Badges And Points Turn Passive Fans Into Super Advocates

Truman Tang

One of the biggest challenges in advocate marketing is creating a fun experience that engages your advocates over the long term – so they keep interacting with your content and doing more for your company.

While using fun and games to engage advocates is a smart move, I recommend looking beyond your current advocacy campaigns to achieve long-term results. You need to look at the heart of your advocate marketing strategy – your core goals.

To help you understand how goals can impact your advocate marketing results, I’d like to share my personal goals with you. I use our cloud-based advocate marketing software, AdvocateHub, to run Influitive’s advocate program – VIP.

Here’s a look at my personal dashboard and monthly goals from VIP:

AdminGoalsSmall

As you can see, one of my top objectives is advocate engagement. To that end, my goals include attracting and maintaining 200 monthly engaged advocates by the end of the year. I still have some work to do toward achieving this goal, but I’m making good progress.

Create goals that engage advocates

The first key to engaging advocates over the long-term is ensuring that your goals align with your advocates’ motivations. For example, many advocates are motivated by status and want others to recognize them for their achievements. These advocates like to see how they rank against others, so they can ensure that they always stay at the top.

To play into these motivations, I use a badge system that encourages advocates to participate more. The badge system not only helps us meet our advocate marketing goals, but also recognizes our advocates for everything that they do.

BadgeSystemBlogWhen advocates complete their first challenge in a new category, they receive a bronze badge as a form of recognition. As they do more activities of the same type, they earn silver and gold badges.

50KBadgeSome badges are also associated with points. The more advocates do, the more points they collect, and once they hit a certain number of points – 50,000 points for example – they’re awarded the elite 50K badge.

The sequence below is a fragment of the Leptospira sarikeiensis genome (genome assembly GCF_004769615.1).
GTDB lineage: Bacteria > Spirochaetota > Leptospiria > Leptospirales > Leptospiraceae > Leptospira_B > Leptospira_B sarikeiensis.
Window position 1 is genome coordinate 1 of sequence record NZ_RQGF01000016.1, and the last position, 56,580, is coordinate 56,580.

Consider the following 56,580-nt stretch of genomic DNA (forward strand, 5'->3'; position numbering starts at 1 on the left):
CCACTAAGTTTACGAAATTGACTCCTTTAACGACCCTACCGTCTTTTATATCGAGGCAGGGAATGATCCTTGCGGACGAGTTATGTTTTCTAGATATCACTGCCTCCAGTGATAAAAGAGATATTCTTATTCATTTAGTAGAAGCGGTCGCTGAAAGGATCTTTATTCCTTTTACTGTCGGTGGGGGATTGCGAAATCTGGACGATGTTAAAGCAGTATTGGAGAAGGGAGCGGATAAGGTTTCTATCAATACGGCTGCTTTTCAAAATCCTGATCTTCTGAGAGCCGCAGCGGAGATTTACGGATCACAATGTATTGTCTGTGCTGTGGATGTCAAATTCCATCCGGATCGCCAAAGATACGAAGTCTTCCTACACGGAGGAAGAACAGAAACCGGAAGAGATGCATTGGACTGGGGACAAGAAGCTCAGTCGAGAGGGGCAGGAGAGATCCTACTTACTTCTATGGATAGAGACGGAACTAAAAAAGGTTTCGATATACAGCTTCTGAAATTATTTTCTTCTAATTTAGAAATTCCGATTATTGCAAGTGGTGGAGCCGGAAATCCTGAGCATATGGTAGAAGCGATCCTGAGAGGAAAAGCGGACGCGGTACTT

Eventually, they can redeem their points for incentives, such as conference passes. Advocates can also see how many points they have in comparison to their peers – which can motivate them to outrank others.

Design a recognition system that motivates advocates to take action

Start by looking at your overall program objectives and deciding which goals are the most important to you. From there, you can create activities for your advocates and assign each activity a point value. The points should correspond to how much each activity impacts your goals.

For example, it’s my job to ensure that 20% of our sales opportunities come from referrals. Since referrals are extremely important to us, our advocates are awarded 10,000 points for providing a referral that turns into a customer.

When you compare this to the 10 points they receive for sharing one of our blog posts on social media, you can see that I really want to motivate our advocates to provide more referrals. Currently, 18% of our pipeline and 32% of our customers have come from referrals.

The points also should correspond with how much effort it takes for an advocate to complete an activity. For example, our advocates get 150 points for writing a product review and 10 points for retweeting our content. Since it takes more effort to write a product review, they get more points for completing that activity. This helps advocates feel as though they are receiving a fair number of points for their efforts.

Using a recognition and rewards system – such as badges and points – can help you engage advocates and reach your program goals. For long-term success, be sure to align your goals with activities that your advocates are willing to complete.

You should revisit your activities on a regular basis to see if any need to be added, removed or changed to motivate more advocates to take action.

How do you motivate your advocates with badges and points?